Modelling dispersion of pollutants with a simple software - it is a practical approach

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    Abstract

    One of the most important assessment in EIA studies of incineration facilities is how a pollutant disperses downwind from a source. A range of solutions exist for this problem, but the question is whether for practical engineering purpose one needs an advanced model to predict accurately enough.
    A recently developed Gaussian dispersion model, with its known limitations, was used for long-term prediction of pollutant concentrations downwind from a process emission. This was performed by using building blocks of 1 hour wind magnitude and direction data, day solar insolation and night cloud cover data and process emission data. The predicted results have been compared with results from a SCREEN (a commercially available software) modelling exercise and with UK urban area air quality data. The comparisons were very reasonable and show
    that a simple modelling approach may be justified for some practical engineering problems.
    Original languageEnglish
    Pages (from-to)25-32
    Number of pages8
    JournalWIT Transactions on Ecology and the Environment
    Volume5
    DOIs
    Publication statusPublished - 1994

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    software
    pollutant
    modeling
    engineering
    insolation
    incineration
    cloud cover
    air quality
    urban area
    prediction
    need
    pollutant concentration
    comparison
    emission data

    Cite this

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    title = "Modelling dispersion of pollutants with a simple software - it is a practical approach",
    abstract = "One of the most important assessment in EIA studies of incineration facilities is how a pollutant disperses downwind from a source. A range of solutions exist for this problem, but the question is whether for practical engineering purpose one needs an advanced model to predict accurately enough.A recently developed Gaussian dispersion model, with its known limitations, was used for long-term prediction of pollutant concentrations downwind from a process emission. This was performed by using building blocks of 1 hour wind magnitude and direction data, day solar insolation and night cloud cover data and process emission data. The predicted results have been compared with results from a SCREEN (a commercially available software) modelling exercise and with UK urban area air quality data. The comparisons were very reasonable and showthat a simple modelling approach may be justified for some practical engineering problems.",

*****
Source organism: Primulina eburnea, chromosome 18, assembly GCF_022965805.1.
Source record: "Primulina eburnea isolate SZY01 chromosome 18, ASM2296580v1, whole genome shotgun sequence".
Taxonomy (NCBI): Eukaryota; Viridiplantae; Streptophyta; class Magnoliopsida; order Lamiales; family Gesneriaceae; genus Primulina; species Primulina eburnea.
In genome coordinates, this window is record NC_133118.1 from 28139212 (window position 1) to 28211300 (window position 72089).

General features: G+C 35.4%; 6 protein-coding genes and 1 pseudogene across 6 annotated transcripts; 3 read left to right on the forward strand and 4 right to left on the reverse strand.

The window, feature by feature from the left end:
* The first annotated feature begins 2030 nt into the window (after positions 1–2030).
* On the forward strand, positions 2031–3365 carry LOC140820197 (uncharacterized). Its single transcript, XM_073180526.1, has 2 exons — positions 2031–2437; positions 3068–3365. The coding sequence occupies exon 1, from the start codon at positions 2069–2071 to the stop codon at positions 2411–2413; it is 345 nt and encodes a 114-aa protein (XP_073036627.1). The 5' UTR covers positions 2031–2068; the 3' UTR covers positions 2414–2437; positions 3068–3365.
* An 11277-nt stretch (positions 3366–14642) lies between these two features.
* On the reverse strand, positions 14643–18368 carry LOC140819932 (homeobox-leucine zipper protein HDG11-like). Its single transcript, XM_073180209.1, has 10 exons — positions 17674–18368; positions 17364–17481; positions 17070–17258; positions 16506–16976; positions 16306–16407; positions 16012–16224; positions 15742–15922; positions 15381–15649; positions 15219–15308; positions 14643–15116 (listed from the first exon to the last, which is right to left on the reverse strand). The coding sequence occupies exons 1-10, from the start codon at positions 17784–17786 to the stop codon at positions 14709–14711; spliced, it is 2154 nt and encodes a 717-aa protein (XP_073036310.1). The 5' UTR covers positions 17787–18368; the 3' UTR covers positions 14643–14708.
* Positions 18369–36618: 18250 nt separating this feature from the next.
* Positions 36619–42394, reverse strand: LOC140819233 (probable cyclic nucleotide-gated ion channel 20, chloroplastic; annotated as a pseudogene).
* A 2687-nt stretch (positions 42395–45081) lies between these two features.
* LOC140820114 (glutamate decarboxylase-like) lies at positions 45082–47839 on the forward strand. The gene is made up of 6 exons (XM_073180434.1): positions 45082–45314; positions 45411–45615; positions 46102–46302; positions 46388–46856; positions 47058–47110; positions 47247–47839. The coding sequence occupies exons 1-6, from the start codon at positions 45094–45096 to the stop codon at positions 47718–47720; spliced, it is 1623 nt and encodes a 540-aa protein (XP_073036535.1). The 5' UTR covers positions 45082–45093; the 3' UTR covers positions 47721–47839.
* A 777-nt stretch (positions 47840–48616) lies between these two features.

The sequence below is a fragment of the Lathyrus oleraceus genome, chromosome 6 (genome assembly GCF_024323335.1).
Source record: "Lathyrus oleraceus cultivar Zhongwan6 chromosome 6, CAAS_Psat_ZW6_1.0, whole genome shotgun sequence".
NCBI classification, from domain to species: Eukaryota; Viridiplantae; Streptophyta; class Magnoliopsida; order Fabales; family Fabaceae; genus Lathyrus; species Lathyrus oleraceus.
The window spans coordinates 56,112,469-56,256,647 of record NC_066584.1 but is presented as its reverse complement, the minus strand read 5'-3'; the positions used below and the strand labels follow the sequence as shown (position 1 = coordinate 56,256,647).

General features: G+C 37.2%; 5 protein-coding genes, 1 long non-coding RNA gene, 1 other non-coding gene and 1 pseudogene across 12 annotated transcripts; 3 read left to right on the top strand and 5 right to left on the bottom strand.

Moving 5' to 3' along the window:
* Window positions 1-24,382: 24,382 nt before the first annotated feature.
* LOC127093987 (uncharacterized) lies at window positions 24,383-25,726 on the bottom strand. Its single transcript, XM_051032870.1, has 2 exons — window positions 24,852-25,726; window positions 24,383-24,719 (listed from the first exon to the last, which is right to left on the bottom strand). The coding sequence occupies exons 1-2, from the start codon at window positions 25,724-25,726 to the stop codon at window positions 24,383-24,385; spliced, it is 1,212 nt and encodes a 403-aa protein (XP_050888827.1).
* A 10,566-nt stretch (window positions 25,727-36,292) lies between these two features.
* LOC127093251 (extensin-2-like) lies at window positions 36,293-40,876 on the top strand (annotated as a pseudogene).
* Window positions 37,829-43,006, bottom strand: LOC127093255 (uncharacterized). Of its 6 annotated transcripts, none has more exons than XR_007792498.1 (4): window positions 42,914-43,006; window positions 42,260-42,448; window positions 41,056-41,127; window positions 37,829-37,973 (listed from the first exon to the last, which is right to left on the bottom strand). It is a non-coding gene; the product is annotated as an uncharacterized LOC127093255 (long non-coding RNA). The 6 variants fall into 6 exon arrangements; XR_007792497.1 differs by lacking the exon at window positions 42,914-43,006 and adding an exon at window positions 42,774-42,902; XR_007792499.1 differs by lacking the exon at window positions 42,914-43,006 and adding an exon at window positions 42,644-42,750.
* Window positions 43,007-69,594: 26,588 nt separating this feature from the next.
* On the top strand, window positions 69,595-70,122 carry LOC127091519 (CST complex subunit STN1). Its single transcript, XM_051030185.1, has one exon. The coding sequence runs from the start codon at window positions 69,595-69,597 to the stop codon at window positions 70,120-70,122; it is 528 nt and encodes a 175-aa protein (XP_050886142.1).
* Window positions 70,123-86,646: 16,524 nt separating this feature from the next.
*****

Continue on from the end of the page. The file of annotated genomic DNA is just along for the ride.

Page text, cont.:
author = "K. Oduyemi",
    year = "1994",
    doi = "10.2495/ENV940031",
    language = "English",
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    publisher = "WIT Press",

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    AU - Oduyemi, K.

    PY - 1994

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    N2 - One of the most important assessment in EIA studies of incineration facilities is how a pollutant disperses downwind from a source. A range of solutions exist for this problem, but the question is whether for practical engineering purpose one needs an advanced model to predict accurately enough.A recently developed Gaussian dispersion model, with its known limitations, was used for long-term prediction of pollutant concentrations downwind from a process emission. This was performed by using building blocks of 1 hour wind magnitude and direction data, day solar insolation and night cloud cover data and process emission data. The predicted results have been compared with results from a SCREEN (a commercially available software) modelling exercise and with UK urban area air quality data. The comparisons were very reasonable and showthat a simple modelling approach may be justified for some practical engineering problems.

    AB - One of the most important assessment in EIA studies of incineration facilities is how a pollutant disperses downwind from a source. A range of solutions exist for this problem, but the question is whether for practical engineering purpose one needs an advanced model to predict accurately enough.A recently developed Gaussian dispersion model, with its known limitations, was used for long-term prediction of pollutant concentrations downwind from a process emission. This was performed by using building blocks of 1 hour wind magnitude and direction data, day solar insolation and night cloud cover data and process emission data. The predicted results have been compared with results from a SCREEN (a commercially available software) modelling exercise and with UK urban area air quality data. The comparisons were very reasonable and showthat a simple modelling approach may be justified for some practical engineering problems.

    U2 - 10.2495/ENV940031

    DO - 10.2495/ENV940031

    M3 - Article

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    JO - WIT Transactions on Ecology and the Environment

    JF - WIT Transactions on Ecology and the Environment

    SN - 1743-3541

    ER -